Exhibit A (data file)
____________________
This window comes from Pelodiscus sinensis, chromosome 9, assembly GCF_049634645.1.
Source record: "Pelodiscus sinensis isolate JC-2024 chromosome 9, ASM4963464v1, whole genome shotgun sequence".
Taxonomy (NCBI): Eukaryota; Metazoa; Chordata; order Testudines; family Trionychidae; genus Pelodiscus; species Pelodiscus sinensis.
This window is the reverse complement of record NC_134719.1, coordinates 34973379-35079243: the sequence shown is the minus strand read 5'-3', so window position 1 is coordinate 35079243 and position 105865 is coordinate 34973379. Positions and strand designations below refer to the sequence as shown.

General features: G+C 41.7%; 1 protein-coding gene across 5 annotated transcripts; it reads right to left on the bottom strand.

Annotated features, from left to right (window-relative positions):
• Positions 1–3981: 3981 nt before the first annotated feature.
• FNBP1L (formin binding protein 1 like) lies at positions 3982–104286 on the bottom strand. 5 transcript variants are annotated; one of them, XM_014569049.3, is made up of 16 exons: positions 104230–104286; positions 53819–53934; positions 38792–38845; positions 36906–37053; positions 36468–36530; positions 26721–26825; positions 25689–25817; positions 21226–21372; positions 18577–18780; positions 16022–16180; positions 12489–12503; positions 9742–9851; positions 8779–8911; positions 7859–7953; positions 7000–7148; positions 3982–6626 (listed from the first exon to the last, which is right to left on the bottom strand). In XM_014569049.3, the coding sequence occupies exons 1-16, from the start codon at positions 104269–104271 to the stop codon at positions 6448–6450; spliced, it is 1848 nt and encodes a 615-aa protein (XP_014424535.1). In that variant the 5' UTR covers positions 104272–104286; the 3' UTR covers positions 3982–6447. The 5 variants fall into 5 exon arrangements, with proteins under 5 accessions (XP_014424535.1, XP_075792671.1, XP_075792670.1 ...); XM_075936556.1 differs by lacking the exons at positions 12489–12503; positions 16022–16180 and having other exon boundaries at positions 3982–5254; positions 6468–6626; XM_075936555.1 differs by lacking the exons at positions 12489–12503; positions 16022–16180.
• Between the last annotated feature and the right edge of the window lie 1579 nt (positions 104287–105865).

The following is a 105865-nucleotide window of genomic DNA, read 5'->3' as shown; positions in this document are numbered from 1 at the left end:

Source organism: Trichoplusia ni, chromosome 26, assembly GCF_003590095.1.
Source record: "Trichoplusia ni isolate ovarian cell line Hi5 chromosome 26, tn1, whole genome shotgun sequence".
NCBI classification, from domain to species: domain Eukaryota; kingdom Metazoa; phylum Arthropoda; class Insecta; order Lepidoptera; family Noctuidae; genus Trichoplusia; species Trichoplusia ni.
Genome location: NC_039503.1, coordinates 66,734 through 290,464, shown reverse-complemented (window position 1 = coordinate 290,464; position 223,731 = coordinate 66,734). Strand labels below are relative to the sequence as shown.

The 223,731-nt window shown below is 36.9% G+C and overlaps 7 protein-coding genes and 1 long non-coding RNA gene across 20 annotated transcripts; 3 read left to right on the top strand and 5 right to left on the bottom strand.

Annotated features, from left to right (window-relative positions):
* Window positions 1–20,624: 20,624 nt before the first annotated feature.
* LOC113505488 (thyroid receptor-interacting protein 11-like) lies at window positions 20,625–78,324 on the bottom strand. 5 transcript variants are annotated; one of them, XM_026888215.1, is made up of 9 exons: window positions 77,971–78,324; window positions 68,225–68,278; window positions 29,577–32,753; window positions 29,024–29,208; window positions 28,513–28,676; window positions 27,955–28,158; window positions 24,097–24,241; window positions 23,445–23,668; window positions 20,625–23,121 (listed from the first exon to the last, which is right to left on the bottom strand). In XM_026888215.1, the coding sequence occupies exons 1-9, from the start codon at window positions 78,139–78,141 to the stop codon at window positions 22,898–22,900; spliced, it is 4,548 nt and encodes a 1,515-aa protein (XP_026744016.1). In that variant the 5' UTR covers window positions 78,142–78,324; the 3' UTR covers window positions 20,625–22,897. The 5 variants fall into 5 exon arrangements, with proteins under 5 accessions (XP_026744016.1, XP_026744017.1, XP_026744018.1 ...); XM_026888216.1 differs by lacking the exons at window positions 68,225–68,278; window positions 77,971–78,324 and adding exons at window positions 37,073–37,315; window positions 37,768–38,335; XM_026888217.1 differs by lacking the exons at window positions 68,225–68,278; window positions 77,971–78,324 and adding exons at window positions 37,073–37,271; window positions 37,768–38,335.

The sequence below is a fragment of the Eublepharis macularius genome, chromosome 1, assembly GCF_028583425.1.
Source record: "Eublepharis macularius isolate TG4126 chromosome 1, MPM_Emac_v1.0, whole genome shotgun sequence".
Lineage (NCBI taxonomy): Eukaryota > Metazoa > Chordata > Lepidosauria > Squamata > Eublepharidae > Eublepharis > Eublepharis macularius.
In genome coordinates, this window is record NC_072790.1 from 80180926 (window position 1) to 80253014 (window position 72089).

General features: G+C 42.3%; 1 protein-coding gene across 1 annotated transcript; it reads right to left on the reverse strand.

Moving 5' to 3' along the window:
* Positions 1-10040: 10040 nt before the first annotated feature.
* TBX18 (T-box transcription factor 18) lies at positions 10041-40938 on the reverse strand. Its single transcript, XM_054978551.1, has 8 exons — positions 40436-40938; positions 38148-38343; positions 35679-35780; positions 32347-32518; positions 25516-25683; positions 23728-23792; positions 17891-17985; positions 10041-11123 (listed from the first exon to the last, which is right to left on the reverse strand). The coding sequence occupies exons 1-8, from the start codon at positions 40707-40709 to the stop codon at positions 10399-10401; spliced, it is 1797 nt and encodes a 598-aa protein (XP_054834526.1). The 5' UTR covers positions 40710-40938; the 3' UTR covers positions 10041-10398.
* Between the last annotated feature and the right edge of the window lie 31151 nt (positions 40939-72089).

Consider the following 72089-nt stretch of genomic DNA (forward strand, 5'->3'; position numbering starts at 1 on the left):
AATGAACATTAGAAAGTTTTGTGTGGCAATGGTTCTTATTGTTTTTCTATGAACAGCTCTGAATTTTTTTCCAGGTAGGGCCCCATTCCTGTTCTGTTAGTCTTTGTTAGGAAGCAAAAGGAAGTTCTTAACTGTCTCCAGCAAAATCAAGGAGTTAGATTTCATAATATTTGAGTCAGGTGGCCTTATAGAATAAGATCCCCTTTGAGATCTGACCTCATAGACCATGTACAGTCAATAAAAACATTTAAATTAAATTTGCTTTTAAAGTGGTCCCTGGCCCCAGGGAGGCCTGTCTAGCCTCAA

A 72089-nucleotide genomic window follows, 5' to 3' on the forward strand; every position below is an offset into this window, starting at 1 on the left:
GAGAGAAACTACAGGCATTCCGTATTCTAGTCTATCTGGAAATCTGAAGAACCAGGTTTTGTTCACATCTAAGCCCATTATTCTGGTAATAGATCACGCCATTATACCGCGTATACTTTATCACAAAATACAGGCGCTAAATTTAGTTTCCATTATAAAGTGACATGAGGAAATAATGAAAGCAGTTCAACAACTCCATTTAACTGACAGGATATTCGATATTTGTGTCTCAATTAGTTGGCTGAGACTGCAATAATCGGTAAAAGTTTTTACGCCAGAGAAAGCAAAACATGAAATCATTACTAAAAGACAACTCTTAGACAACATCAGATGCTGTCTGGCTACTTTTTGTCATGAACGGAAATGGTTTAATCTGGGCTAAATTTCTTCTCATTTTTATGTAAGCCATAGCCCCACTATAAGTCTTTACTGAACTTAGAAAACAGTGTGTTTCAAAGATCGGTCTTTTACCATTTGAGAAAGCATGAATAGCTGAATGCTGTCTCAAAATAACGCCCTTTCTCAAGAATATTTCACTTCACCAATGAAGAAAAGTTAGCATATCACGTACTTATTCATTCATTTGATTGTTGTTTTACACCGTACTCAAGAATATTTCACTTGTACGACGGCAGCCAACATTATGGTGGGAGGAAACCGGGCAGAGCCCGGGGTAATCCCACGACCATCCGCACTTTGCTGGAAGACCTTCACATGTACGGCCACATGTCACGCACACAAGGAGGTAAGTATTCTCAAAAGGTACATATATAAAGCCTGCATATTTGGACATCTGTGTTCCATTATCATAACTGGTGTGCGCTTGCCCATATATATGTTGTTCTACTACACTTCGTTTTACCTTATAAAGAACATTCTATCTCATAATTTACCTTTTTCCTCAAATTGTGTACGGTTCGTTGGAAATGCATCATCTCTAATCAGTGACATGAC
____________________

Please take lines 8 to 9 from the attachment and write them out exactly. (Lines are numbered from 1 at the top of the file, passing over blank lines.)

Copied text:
• FNBP1L (formin binding protein 1 like) lies at positions 3982–104286 on the bottom strand. 5 transcript variants are annotated; one of them, XM_014569049.3, is made up of 16 exons: positions 104230–104286; positions 53819–53934; positions 38792–38845; positions 36906–37053; positions 36468–36530; positions 26721–26825; positions 25689–25817; positions 21226–21372; positions 18577–18780; positions 16022–16180; positions 12489–12503; positions 9742–9851; positions 8779–8911; positions 7859–7953; positions 7000–7148; positions 3982–6626 (listed from the first exon to the last, which is right to left on the bottom strand). In XM_014569049.3, the coding sequence occupies exons 1-16, from the start codon at positions 104269–104271 to the stop codon at positions 6448–6450; spliced, it is 1848 nt and encodes a 615-aa protein (XP_014424535.1). In that variant the 5' UTR covers positions 104272–104286; the 3' UTR covers positions 3982–6447. The 5 variants fall into 5 exon arrangements, with proteins under 5 accessions (XP_014424535.1, XP_075792671.1, XP_075792670.1 ...); XM_075936556.1 differs by lacking the exons at positions 12489–12503; positions 16022–16180 and having other exon boundaries at positions 3982–5254; positions 6468–6626; XM_075936555.1 differs by lacking the exons at positions 12489–12503; positions 16022–16180.
• Between the last annotated feature and the right edge of the window lie 1579 nt (positions 104287–105865).